London... Hauser & Wirth is pleased to present an exhibition of work by Lygia Pape, the celebrated Brazilian artist central to the Neo-Concrete movement who pioneered a unique approach to abstraction. The show will focus on Pape’s early Desenhos, Tecelares and later, iconic Ttéia installations and marks the gallery’s first presentation of the artist since beginning work with Projeto Lygia Pape earlier this year.
Initially inspired by the formal geometric abstraction of Concrete art, which emerged in Brazil in the early 1950s, Pape started out by making geometric constructions. She later tired of the severity of this prescriptive art form and moved beyond its constraints, becoming a founding member of the Neo-Concrete movement dedicated to the inclusion of art into everyday life. Pape broke away from preconceived artistic categories, and from the 1960s onward sought to inject new expressive formulae into abstract art. The works in the exhibition span over 30 years, mapping the way in which Pape developed Concrete art’s geometric shapes into three-dimensional objects designed to transfigure in the presence of the viewer and be experienced sensorially.
In her early Desenhos, Pape’s geometric black shapes are reminiscent of musical staves – the lines, cuts, grids and ruptures are suggestive of compositions and variations, intersected by voids, which indicate moments of silence. For Pape, the positive marks and negative spaces were of equal importance in an interpretation of the work. They typify Brazilian geometric abstraction, characterised by an expressive quality and implying the engagement of the viewer in a reading of the work.
From early experimentations with printmaking, Pape developed her Tecelares principally between 1955 and 1959. These works reinterpreted the process of woodcut, casting aside the notion of the ‘multiple’ and creating individual works with an emphasis on the power of expression as opposed to premeditated modes of production. She created a harmony between the geometry of her forms on the paper and the natural grain of her wooden implements, exploiting the texture of the wood to explore the relationship between reason and nature; forging unity between artistic mechanism and the material’s own expressiveness. Guided by intuition alone, the relationship of her shapes is controlled by what Pape termed, ‘magnetisation’. ‘Magnetised space’ is the energy that emanates between forms and shapes when they are brought together in an artwork. When a person then encounters the work – either by physically moving around it or, by engaging with it emotionally – they add another dimension to this relationship, creating a new kind of ‘magnetism’. Pape’s mirroring, doubling and negative space interplay to activate the surfaces of her Tecelares. In these pioneering experimentations with woodcut, Pape divorced the medium from its associations with folk art, political propaganda and figuration.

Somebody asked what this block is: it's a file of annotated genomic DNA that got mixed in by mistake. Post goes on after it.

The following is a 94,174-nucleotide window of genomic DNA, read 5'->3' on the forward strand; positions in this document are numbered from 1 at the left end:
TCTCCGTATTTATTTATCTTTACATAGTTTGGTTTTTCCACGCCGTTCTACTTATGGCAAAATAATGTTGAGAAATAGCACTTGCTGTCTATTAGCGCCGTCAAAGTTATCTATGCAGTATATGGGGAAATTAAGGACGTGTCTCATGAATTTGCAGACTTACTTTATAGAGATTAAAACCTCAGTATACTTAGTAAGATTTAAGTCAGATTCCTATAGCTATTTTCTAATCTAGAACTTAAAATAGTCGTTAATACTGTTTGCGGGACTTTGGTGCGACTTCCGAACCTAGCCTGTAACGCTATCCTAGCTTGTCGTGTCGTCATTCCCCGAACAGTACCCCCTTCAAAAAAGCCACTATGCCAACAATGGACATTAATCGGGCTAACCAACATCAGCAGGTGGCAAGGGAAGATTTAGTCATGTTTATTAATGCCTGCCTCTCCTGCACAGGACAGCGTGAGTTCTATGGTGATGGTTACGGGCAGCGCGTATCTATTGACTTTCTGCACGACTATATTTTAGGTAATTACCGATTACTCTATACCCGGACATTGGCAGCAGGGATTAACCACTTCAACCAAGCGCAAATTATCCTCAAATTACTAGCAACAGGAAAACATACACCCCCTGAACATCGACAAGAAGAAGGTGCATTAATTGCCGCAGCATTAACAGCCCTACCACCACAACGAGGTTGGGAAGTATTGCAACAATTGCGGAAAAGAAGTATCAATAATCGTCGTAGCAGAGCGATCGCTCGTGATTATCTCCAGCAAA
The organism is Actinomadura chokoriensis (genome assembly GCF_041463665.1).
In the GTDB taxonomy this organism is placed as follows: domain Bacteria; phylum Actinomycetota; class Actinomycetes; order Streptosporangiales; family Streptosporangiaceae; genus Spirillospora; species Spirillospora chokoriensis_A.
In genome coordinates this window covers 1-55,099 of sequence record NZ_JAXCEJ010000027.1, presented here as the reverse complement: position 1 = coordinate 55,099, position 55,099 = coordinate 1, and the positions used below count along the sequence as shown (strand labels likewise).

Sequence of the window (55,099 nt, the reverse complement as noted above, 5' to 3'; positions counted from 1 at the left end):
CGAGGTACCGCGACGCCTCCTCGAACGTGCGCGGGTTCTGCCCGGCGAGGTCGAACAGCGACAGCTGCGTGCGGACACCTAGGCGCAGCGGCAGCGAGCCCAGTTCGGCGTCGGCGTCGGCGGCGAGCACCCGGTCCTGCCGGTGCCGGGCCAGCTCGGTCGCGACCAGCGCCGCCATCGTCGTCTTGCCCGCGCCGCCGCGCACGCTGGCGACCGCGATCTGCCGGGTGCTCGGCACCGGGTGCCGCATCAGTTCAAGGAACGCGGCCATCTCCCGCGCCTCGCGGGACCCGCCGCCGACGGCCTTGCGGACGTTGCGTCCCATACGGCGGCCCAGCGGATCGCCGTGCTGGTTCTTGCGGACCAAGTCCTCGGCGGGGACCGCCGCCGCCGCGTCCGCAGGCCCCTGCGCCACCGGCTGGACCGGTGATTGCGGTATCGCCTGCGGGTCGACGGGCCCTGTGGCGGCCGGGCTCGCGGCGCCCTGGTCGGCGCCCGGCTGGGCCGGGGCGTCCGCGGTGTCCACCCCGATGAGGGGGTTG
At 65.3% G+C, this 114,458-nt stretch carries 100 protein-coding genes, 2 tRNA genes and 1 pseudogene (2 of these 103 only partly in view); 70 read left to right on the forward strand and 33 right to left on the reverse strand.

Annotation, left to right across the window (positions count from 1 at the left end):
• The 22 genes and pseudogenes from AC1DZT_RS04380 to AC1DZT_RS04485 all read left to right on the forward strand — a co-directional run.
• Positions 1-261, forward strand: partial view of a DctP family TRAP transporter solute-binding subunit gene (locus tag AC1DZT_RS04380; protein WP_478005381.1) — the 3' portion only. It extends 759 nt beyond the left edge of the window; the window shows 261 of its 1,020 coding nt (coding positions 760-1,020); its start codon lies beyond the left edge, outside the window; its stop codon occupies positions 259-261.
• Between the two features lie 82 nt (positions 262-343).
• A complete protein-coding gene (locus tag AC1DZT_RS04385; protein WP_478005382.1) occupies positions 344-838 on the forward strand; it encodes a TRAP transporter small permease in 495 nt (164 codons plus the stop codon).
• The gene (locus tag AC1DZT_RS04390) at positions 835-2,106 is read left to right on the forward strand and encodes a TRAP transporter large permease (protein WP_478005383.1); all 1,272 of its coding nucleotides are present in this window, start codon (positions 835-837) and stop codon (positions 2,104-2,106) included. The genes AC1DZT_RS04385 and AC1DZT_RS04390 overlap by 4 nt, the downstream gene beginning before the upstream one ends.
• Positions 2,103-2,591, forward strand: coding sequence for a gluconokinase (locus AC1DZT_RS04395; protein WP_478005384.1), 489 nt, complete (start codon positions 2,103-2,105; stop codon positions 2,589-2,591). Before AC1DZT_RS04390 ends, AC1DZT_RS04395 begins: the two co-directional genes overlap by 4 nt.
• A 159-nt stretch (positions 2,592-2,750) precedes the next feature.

Begun as interventions at Parque Lage in 1978 and 1979 for an experiment with her students, Pape’s Ttéias are now amongst her most celebrated works, and seen as most emblematic of her wider artistic practice. Ttéias are constructed by the geometric installation of silver or gold threads in a space, either from the floor to the ceiling or across the corner of a room. The groups of thread that course through space are also staggered, and some actually intersect others, literally weaving through the air. Other groups of threads, through the effect of lighting and tricks of perspective, simply appear to intersect: the installations blend the real and the imaginary, letting the viewer discover the work through movement and inspection. In this ethereal series, Pape succeeded in delineating the depth and volume of triangular space to explore spatial relationships with human presence at the centre. They plot volumes and achieve visually powerful and magical effects, charging the space with a sense of the indefinable, the immaterial. Included in the exhibition are the large-scale silver ‘Ttéia 1C’ (1976 / 2002) and ‘Ttéia n.7’ (1991).
‘Ttéia n.7’ comprises two pyramids covered with blue pigment that gently cascades to the floor. Presented in a dark space, two blue light bulbs hanging directly above are the only source of light. The form of ‘Ttéia n.7’ is atypical of the series, but the concept of weaving still underpins the work – when the blue light concentrated at the pyramids’ summit changes into dust of the same colour. In this Ttéia there are no threads or any other paths visible to the eye, just static shapes, matter and mutation in the speed of light. ‘Ttéia n.7’ exemplifies what Pape said about the series: ‘They are always in a permanent flux of transformation.’